Doctors who use new medical devices to perform tests in their offices are quickly driving up Medicare spending, according to a report in The Wall Street Journal.
Some of the fastest-growing Medicare costs are from doctors who use new tests on their patients, according to an analysis by the newspaper. Doctors are performing tests for everything from determining whether patients sweat in response to a low-voltage current as a way to diagnose nerve damage to measuring the saltiness of tears to diagnose whether patients’ eyes are too dry, the newspaper reported. Doctors are then collecting from Medicare for the tests.
For instance, costs for the sweat test, which can diagnose an unusual neurological condition, rose in recent years across the country after a device became available that allows doctors to perform the test in their offices, The Journal said. Medicare paid out $16.7 million for the test in 2014, a 10-fold increase in two years.
It's not uncommon to see increases in Medicare billing after the introduction of medical devices that allow doctors to provide services in their offices that they used to refer outside their practice, the newspaper said. Its analysis of Medicare billing data showed that four of the top 10 fastest-growing Medicare services from 2012 to 2014 were from new devices. Medicare paid $135 million in 2014 for those four services, up from $123.5 million in 2012.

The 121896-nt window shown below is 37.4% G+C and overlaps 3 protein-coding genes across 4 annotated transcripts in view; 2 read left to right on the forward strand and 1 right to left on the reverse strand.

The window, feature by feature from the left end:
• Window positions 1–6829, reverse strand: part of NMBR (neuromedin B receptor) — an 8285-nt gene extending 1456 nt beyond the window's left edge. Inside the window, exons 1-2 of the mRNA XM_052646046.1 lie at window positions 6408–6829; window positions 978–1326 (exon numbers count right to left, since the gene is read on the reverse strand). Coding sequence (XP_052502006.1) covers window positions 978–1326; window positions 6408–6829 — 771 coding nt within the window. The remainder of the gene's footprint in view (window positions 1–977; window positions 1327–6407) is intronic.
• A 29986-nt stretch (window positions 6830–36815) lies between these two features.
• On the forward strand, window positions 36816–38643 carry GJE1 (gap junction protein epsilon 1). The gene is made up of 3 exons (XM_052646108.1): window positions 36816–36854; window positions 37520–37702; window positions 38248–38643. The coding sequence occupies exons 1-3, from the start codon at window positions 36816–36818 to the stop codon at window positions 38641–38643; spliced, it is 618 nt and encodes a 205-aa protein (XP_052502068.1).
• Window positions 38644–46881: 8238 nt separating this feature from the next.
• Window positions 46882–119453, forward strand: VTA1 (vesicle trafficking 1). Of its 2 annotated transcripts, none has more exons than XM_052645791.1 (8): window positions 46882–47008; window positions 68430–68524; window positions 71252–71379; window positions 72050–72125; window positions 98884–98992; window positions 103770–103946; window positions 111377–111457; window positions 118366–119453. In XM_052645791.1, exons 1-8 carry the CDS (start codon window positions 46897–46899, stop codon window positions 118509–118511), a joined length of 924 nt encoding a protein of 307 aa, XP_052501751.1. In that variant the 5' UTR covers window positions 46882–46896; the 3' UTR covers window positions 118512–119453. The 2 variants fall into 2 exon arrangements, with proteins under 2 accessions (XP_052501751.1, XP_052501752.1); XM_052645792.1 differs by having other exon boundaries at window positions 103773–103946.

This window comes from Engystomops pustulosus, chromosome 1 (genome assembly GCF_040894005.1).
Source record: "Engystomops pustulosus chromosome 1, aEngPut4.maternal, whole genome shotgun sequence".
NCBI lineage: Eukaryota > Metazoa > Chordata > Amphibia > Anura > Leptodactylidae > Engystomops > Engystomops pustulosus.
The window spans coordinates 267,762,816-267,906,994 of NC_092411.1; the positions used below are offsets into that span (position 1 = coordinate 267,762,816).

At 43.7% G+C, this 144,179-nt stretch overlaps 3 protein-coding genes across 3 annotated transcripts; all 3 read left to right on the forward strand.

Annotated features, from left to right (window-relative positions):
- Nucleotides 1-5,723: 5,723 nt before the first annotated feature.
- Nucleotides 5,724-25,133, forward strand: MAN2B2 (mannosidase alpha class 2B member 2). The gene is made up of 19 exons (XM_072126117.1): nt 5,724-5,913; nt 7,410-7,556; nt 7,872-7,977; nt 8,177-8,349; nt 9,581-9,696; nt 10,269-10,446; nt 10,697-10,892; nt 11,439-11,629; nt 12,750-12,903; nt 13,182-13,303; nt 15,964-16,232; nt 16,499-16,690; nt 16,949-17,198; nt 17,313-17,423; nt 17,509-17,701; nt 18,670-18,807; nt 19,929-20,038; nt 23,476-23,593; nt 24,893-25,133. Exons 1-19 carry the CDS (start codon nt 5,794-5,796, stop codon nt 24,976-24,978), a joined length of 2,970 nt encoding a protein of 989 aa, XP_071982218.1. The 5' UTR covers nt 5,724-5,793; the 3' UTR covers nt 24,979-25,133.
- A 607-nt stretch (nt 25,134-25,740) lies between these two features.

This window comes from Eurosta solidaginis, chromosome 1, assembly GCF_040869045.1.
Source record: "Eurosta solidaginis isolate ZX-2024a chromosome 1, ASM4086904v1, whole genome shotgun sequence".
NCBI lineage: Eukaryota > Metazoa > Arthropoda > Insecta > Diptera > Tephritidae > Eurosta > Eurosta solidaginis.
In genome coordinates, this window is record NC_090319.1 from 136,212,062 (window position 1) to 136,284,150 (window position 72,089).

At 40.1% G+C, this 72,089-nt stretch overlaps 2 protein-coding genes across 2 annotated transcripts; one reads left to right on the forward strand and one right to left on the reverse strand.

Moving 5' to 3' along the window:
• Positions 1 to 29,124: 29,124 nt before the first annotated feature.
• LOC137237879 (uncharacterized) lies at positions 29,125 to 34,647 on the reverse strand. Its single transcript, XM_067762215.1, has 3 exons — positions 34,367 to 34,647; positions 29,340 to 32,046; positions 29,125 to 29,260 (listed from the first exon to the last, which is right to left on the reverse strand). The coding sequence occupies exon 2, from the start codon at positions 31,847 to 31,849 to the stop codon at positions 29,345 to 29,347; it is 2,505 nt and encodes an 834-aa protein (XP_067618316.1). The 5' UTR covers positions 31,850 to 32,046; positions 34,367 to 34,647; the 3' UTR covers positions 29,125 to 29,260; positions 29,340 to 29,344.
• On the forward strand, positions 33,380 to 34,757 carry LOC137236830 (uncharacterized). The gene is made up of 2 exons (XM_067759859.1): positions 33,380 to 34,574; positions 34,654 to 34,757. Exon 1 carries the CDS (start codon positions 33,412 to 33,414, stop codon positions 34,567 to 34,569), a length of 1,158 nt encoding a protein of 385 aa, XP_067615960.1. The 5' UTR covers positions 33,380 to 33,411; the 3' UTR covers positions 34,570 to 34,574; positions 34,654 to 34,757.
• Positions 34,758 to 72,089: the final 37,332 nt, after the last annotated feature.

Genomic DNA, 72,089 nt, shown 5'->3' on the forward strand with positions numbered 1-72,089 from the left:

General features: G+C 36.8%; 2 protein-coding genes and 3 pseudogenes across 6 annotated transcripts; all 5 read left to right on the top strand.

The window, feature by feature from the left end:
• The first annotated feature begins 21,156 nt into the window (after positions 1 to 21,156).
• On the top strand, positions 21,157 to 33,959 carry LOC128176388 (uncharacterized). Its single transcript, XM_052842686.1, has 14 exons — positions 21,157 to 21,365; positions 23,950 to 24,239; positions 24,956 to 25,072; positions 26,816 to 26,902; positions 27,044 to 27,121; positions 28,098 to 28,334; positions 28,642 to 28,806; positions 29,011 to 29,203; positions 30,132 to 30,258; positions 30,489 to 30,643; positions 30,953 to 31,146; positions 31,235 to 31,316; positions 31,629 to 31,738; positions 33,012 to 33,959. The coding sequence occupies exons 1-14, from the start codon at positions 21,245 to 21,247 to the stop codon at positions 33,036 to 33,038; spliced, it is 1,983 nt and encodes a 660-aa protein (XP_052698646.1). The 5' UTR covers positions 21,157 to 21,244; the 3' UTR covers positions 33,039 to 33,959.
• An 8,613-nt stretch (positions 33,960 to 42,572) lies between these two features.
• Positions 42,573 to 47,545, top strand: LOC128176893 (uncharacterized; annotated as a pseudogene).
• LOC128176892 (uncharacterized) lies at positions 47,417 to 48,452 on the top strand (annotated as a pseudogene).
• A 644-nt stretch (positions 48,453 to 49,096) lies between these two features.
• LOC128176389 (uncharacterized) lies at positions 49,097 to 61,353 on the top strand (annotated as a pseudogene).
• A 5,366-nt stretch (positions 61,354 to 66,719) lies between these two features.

But it’s often a small number of doctors billing Medicare the most, the newspaper found. For all four services, a small number of doctors adopted the services much faster than other physicians, so that less than 10 percent of doctors accounted for more than half the increase in spending for each service.
For Medicare it’s a balance between paying for patient access to new therapies that can benefit them and the true value of new medical devices, the newspaper said. “We don’t want to deny lifesaving technologies or even things that would make older people feel better,” Rita Redberg, M.D., a cardiologist at the University of California, San Francisco, who chairs a Medicare advisory committee that looks at new technology, told The Journal. “But, right now, the balance is leaning toward just paying for things.”
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